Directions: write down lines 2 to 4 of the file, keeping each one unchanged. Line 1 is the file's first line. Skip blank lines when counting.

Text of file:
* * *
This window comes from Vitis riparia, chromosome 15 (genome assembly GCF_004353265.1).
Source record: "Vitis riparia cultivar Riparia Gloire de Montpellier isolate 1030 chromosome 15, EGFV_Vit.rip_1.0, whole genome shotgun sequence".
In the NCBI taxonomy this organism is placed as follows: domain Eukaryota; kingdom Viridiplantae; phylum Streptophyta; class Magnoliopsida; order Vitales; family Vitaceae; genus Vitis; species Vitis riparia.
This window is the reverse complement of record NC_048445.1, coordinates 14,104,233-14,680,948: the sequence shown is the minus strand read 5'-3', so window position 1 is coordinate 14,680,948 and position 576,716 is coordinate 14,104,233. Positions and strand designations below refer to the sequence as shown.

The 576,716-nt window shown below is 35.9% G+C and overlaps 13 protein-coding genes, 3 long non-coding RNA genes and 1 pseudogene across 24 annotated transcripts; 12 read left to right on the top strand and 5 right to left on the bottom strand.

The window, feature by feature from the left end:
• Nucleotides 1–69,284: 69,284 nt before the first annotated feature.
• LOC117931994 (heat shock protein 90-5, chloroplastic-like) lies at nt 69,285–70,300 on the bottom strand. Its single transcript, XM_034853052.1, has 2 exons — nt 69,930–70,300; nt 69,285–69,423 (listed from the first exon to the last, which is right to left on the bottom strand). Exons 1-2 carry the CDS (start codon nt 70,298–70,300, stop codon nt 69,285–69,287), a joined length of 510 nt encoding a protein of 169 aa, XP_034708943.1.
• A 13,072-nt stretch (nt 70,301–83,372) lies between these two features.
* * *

Source record: "Vitis riparia cultivar Riparia Gloire de Montpellier isolate 1030 chromosome 15, EGFV_Vit.rip_1.0, whole genome shotgun sequence".
In the NCBI taxonomy this organism is placed as follows: domain Eukaryota; kingdom Viridiplantae; phylum Streptophyta; class Magnoliopsida; order Vitales; family Vitaceae; genus Vitis; species Vitis riparia.
This window is the reverse complement of record NC_048445.1, coordinates 14,104,233-14,680,948: the sequence shown is the minus strand read 5'-3', so window position 1 is coordinate 14,680,948 and position 576,716 is coordinate 14,104,233. Positions and strand designations below refer to the sequence as shown.